Hecker estimates that North Korea currently has enough fissile material for eighteen bombs, with the capacity to produce six or seven a year. So far the North Koreans have tested four devices, the first three of which certainly used plutonium. The first test, in October 2006, produced a one kiloton explosion. If this was a failure—a “fizzle” to employ the term of art—it was still a very large explosion. The second test, in May 2009, produced a yield of four kilotons, while the third, in February 2013, produced a yield of seven kilotons. To put the yields of these tests in perspective, the Hiroshima bomb was equivalent to about fifteen kilotons of TNT. The North Korean tests are not yet this big but clearly their technology has been steadily improving.

The most recent test, on January 6, appears to have produced a yield of about ten kilotons. North Korean leader Kim Jon-Un described the tested device as a “hydrogen bomb.” Let us recall what this means. The North Korean devices that were tested previously used fission as their energy source. But a hydrogen bomb uses the fusion of light elements such as the isotopes of hydrogen as its energy source, or at least as one of its sources. Fission comes into play in two ways. A true hydrogen bomb uses a fission device as its trigger. This produces the temperatures and pressures needed to induce fusion, which produces very energetic neutrons that can induce more fission. The yield produced can be in the megaton range. Therefore it is extremely unlikely that the North Korean device was a true hydrogen bomb.

More likely, the North Korean bomb was what is known as a “boosted device.” It is initiated by a fission explosion, which causes fusion with the production of very energetic neutrons that cause more fission. (These “fission-fusion-fission” bombs are known as three-stage boosted devices.) This enhances the ratios of the yield to weight and volume of the device. The bombs can be made lighter, which makes them ideal for putting on missiles. There is a long history to this kind of weapon. On August 31, 1957, I witnessed in the Nevada desert the first test of a three-stage boosted device. “Smoky” had a yield of forty-four kilotons. It was the height of the Cold War and the weapons laboratories were designing and testing devices that could be carried in missiles.

There is much we don’t know about the North Korean device. Hecker has stated that we may never learn exactly what the North Koreans tested. He noted in an interview, “North Korea has now been in the nuclear testing business for almost ten years, so we can’t rule anything out for certain.” However, David Albright, who served as an inspector for the International Atomic Energy Agency in both Afghanistan and Iraq and who has studied nuclear proliferation closely, has noted some characteristics of this test that differentiate it from the previous one.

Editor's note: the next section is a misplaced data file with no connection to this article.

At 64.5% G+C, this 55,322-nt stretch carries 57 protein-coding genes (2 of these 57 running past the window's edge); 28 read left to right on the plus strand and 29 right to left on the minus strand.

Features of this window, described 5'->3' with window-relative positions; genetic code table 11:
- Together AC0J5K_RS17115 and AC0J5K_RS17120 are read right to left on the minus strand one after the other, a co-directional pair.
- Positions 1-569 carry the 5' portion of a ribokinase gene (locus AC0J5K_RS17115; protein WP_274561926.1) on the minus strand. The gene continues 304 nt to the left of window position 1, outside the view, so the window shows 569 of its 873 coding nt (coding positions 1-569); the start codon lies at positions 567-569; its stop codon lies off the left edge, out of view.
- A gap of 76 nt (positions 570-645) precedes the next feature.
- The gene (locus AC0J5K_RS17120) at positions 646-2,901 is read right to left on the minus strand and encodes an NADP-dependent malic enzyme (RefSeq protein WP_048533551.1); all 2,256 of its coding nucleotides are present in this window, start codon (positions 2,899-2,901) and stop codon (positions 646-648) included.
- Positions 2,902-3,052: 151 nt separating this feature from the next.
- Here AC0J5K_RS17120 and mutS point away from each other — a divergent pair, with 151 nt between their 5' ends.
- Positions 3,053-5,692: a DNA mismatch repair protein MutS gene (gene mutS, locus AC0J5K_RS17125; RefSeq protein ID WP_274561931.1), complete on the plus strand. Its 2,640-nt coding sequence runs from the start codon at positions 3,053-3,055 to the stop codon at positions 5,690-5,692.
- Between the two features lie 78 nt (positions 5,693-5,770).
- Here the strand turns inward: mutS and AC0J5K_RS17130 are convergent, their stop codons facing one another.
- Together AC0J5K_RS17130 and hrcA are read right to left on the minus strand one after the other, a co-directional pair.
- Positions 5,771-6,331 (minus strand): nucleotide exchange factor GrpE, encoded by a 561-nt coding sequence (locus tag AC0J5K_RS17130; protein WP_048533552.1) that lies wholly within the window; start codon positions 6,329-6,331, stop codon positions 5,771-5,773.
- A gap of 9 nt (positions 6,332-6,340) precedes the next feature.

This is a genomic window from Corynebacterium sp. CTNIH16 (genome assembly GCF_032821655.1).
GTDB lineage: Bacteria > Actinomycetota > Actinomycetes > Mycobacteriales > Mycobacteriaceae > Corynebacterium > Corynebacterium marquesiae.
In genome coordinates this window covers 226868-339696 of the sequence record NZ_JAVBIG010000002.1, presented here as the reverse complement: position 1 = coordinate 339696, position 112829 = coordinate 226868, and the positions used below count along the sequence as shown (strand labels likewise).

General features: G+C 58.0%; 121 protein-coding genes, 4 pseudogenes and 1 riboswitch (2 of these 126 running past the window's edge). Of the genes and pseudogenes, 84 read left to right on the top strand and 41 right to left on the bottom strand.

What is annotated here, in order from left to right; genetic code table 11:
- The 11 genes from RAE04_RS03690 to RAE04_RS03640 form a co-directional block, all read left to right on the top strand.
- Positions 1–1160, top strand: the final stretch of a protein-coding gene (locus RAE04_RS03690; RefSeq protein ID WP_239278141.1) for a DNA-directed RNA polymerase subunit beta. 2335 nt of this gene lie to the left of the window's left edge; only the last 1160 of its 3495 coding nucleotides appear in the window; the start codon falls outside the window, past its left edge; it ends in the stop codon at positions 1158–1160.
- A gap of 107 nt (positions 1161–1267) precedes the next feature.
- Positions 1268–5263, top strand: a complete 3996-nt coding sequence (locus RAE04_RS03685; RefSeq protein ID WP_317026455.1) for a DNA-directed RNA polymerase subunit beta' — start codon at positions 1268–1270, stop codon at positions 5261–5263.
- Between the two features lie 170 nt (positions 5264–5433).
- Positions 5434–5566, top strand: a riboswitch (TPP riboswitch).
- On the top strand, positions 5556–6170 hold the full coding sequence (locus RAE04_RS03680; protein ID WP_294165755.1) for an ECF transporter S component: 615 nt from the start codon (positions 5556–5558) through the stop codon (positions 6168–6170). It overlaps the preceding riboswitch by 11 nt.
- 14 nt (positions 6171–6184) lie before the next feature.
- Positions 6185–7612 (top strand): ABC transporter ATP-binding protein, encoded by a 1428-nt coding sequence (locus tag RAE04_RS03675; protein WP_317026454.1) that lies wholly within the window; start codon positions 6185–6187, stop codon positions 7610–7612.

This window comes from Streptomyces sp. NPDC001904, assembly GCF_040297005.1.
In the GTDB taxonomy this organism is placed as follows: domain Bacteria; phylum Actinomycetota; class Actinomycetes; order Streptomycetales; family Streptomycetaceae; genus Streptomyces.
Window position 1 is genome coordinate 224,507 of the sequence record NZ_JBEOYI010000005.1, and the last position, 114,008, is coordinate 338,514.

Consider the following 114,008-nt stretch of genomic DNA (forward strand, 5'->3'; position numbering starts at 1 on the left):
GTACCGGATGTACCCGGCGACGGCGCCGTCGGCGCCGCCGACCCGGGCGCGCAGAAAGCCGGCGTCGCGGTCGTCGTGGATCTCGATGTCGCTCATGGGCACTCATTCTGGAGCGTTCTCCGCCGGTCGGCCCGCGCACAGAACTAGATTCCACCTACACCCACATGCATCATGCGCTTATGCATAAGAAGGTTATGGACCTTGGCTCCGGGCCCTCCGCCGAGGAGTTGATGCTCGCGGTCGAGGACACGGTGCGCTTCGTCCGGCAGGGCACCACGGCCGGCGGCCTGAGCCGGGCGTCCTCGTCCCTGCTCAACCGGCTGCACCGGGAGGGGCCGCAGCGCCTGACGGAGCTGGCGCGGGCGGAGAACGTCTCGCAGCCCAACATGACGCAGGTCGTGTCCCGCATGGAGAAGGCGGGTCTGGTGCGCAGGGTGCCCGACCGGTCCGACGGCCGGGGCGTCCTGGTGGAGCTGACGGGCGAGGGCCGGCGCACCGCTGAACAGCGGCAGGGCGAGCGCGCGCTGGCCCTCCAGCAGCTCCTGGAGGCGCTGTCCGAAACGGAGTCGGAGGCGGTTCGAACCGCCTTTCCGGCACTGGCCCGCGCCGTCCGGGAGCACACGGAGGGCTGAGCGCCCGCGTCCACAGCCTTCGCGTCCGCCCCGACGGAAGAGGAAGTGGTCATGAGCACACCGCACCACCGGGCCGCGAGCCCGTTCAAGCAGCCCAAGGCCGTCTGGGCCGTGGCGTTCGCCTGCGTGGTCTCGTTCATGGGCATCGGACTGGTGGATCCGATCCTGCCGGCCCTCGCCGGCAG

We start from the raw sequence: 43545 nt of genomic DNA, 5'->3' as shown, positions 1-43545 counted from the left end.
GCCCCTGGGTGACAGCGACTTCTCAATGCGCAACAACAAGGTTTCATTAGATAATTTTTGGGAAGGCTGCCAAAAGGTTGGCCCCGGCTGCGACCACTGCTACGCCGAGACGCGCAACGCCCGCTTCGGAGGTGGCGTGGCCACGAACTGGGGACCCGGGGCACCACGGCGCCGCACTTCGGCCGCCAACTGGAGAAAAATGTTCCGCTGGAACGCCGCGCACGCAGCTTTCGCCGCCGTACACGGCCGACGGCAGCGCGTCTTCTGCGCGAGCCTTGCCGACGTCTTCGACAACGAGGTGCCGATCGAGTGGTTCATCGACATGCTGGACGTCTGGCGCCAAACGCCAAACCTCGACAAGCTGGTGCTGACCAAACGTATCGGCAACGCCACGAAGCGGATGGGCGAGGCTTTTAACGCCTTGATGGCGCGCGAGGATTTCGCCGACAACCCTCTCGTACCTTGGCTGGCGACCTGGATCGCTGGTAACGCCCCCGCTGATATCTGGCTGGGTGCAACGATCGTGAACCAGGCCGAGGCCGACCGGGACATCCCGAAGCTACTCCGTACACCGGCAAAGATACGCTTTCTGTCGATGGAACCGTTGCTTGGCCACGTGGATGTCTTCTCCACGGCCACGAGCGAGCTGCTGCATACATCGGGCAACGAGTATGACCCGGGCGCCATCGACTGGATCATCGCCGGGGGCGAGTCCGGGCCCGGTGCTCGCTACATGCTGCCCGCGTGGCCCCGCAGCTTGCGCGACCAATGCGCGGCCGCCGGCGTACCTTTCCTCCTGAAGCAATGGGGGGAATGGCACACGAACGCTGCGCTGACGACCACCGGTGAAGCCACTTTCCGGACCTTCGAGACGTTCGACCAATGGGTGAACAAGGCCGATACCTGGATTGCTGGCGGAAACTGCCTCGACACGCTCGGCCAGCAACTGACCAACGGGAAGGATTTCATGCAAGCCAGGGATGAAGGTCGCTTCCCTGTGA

As Albright has noted, the January 6 test occurred about seven hundred to eight hundred meters below a mountain, as opposed to the three hundred fifty meters of the previous test. Thus one might conclude that the North Koreans were expecting a high yield. One way a nuclear test is usually discovered after the fact is by detecting the isotopes produced in the explosion once they seep into the atmosphere. The continued lack of such markers, long after the previous test had been detected in this way, suggests that the North Koreans have taken pains to reduce this leakage. Perhaps there will eventually be traces.

If the January 6 test had a fusion component, it would mean that the North Koreans have been able to produce both deuterium with a nucleus of one neutron and one proton and tritium with a nucleus of two neutrons and a proton. The most energetic fusion reaction involves the fusion of a triton and a deuteron to produce helium and an energetic neutron. All samples of natural water contain fractional amounts of heavy water. This is water in which ordinary hydrogen is replaced by heavy hydrogen-deuterons. This can be separated out by electrical means.

While the deuteron is stable, the triton is not and decays with a half-life of a little over twelve years, so about 5.5 percent of any sample is lost each year. Therefore it is not found naturally but has to be manufactured. This can be done in reactors. One method is to produce lithium 6, which then produces tritons when it is irradiated with neutrons. Albright has found evidence that the North Koreans have developed facilities for such a purpose.

In short it would appear as if North Korea is determined to produce fuel to be used in fusion-enhanced nuclear weapons. This is a very serious matter because these weapons can be made light enough to fit on rockets, which the North Koreans have in abundance. That is the real threat. North Korea has announced it is launching a space satellite this month; the same rocket technology can be used for long-range missiles.